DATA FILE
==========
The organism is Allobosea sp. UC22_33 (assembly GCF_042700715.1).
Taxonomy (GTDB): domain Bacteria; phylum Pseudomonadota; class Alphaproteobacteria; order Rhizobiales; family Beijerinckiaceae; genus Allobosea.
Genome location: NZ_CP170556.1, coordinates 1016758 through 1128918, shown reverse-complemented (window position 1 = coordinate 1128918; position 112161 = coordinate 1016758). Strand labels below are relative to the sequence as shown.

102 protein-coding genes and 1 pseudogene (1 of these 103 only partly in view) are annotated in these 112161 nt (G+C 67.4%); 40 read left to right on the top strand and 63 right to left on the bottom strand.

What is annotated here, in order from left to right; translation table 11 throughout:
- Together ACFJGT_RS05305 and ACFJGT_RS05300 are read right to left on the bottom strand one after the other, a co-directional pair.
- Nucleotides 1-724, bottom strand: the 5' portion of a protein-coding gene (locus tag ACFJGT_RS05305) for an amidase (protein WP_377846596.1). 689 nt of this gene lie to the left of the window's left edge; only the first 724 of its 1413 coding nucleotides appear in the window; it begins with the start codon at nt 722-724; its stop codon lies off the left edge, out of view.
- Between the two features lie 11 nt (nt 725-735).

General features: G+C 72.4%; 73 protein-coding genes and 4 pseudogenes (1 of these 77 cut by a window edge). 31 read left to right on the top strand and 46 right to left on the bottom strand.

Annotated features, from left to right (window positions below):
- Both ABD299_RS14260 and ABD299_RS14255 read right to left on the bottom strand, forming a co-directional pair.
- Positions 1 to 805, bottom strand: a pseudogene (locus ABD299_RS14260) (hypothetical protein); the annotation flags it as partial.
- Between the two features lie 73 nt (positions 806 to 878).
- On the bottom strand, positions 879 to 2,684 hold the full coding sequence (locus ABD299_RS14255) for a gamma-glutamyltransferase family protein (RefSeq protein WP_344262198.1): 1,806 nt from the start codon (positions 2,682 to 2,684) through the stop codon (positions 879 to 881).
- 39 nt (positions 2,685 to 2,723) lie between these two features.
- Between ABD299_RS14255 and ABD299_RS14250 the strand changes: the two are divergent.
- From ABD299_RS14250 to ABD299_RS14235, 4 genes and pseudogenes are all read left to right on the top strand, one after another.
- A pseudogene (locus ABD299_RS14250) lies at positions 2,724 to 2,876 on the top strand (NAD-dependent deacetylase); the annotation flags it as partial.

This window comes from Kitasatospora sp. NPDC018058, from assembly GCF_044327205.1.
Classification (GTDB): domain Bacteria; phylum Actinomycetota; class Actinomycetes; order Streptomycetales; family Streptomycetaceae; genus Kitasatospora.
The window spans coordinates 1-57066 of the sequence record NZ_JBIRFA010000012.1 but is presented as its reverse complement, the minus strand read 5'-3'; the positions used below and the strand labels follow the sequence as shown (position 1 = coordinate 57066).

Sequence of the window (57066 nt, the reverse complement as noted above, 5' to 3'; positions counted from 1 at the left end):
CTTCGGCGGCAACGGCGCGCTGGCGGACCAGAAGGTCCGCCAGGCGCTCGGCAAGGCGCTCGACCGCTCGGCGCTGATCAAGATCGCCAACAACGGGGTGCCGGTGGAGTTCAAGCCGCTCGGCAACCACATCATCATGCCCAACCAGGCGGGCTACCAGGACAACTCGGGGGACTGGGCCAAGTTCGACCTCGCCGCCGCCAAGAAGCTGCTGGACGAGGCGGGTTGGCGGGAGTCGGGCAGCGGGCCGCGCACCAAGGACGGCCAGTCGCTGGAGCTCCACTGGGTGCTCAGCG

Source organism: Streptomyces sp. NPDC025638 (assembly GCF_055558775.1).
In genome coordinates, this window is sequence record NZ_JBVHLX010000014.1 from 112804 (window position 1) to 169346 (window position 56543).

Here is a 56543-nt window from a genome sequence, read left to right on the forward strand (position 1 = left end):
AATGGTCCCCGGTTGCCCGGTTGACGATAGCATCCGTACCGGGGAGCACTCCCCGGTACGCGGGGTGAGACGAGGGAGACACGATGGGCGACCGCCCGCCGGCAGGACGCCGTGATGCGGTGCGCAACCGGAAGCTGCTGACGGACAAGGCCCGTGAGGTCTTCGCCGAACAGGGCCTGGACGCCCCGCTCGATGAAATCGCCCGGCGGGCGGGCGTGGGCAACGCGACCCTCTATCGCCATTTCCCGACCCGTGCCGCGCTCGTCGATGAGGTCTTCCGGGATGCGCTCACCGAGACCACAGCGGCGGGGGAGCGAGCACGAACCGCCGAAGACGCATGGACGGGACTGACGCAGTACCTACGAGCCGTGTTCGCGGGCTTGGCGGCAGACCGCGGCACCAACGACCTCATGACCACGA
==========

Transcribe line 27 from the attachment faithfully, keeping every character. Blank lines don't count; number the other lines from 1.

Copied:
AATGGTCCCCGGTTGCCCGGTTGACGATAGCATCCGTACCGGGGAGCACTCCCCGGTACGCGGGGTGAGACGAGGGAGACACGATGGGCGACCGCCCGCCGGCAGGACGCCGTGATGCGGTGCGCAACCGGAAGCTGCTGACGGACAAGGCCCGTGAGGTCTTCGCCGAACAGGGCCTGGACGCCCCGCTCGATGAAATCGCCCGGCGGGCGGGCGTGGGCAACGCGACCCTCTATCGCCATTTCCCGACCCGTGCCGCGCTCGTCGATGAGGTCTTCCGGGATGCGCTCACCGAGACCACAGCGGCGGGGGAGCGAGCACGAACCGCCGAAGACGCATGGACGGGACTGACGCAGTACCTACGAGCCGTGTTCGCGGGCTTGGCGGCAGACCGCGGCACCAACGACCTCATGACCACGA